Tony was eventually found guilty, but was then acquitted in Exeter Crown Court on appeal. The case continued to the High Courts in London where parts of the judgement were ratified by the Law Lords. The whole process took over four years.

Mrs Angela Ingram joined Miss Busby in the Mastership from May 1st, 2009. Mrs Ingram had been Master of the East Essex for many seasons and during this time had hunted regularly on Exmoor and had been friends with Miss Busby for a long time. When Mrs Ingram and her husband Henry decided to “retire” to Exmoor, the Exmoor Foxhounds were indeed lucky that Mrs Ingram’s retirement including her joining the Mastership!  In a similar vein, Mrs Amanda Benson had also been down to hunt on Exmoor from her Gloucestershire home when not following The famous Duke of Beaufort’s hounds and was pleased to offer her services in the Mastership, so from May 1st, 2010 there were three very experienced hunting ladies at the helm.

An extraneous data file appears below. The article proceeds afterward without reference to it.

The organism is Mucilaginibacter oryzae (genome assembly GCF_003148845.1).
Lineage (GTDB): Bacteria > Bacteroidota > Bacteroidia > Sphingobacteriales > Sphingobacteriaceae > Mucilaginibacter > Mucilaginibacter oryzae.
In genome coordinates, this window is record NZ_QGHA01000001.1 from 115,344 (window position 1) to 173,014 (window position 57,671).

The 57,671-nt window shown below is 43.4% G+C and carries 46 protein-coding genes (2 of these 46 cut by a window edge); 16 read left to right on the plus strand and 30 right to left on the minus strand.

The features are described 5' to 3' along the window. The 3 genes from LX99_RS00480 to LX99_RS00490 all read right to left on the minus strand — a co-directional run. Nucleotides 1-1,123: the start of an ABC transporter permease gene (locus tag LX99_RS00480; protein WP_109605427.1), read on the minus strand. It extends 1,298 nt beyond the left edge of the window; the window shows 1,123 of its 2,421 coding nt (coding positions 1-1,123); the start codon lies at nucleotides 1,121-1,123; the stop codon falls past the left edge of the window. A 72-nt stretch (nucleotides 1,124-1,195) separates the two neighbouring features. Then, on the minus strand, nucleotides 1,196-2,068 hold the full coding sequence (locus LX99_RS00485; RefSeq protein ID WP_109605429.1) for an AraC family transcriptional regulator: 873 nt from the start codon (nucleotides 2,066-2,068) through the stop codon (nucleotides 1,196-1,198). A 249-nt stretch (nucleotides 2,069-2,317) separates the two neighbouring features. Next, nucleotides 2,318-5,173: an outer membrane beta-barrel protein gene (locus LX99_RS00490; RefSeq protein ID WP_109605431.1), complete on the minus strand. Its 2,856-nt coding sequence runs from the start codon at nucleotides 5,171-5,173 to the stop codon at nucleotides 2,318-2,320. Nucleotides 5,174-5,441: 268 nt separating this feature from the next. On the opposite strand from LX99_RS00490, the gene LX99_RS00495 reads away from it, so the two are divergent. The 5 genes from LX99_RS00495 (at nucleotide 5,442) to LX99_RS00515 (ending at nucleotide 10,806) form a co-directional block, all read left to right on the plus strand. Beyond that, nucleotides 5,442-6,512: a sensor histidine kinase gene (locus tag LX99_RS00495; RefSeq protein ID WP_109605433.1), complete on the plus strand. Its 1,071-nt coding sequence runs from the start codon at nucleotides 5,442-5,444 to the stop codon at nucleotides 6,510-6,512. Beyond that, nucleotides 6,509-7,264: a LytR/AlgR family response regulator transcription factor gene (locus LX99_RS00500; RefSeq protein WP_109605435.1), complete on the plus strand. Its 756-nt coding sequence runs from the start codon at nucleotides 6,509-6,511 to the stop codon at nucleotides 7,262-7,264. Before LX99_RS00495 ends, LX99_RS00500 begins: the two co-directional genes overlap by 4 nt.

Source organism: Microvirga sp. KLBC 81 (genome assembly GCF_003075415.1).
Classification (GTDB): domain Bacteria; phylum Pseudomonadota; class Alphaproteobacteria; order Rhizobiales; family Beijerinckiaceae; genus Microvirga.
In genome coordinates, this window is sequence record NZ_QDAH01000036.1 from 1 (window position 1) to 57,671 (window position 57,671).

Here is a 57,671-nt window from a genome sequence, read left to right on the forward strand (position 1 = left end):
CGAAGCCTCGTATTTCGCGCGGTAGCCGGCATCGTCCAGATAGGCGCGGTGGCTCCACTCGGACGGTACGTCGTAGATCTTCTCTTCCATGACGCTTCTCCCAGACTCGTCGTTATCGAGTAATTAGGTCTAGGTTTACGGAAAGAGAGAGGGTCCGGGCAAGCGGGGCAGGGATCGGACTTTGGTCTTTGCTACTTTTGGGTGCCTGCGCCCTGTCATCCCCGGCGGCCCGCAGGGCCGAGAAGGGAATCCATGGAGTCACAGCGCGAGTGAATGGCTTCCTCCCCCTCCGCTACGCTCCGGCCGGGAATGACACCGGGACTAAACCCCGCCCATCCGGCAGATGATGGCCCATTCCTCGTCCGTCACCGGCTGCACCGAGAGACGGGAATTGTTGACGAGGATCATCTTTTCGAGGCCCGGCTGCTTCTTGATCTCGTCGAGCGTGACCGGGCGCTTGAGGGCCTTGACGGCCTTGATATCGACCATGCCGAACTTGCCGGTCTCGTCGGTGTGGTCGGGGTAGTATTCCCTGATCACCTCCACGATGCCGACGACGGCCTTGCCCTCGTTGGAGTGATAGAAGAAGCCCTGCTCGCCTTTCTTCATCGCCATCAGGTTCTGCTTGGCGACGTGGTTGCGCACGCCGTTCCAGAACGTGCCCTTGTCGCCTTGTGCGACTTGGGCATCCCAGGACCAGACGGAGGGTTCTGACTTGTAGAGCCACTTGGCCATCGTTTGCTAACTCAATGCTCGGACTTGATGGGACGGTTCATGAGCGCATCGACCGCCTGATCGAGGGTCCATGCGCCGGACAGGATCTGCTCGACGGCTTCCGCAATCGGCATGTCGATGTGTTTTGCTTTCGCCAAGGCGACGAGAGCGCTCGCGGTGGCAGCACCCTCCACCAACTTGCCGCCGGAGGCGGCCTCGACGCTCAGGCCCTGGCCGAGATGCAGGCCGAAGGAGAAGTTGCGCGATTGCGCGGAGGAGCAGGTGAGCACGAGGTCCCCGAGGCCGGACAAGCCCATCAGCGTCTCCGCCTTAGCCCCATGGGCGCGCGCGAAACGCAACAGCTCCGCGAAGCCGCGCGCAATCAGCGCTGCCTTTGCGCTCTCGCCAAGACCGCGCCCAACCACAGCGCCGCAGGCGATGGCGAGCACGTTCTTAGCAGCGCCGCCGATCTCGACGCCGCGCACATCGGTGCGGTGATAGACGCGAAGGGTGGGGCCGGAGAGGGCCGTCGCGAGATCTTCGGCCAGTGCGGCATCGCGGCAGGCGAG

During the time since the Hunting Act came into force there has been tremendous support from the farmers of the Exmoor country, added to which the immense hard work put in by the committee and members of the EFH Supporters Club, and the EFH Masters and Committee have ensured that the Hunt is in good heart. The hounds continue to produce good sport for the riders and foot followers to enjoy and the numbers of visitors who come hunting, particularly in the Autumn and Spring, have grown.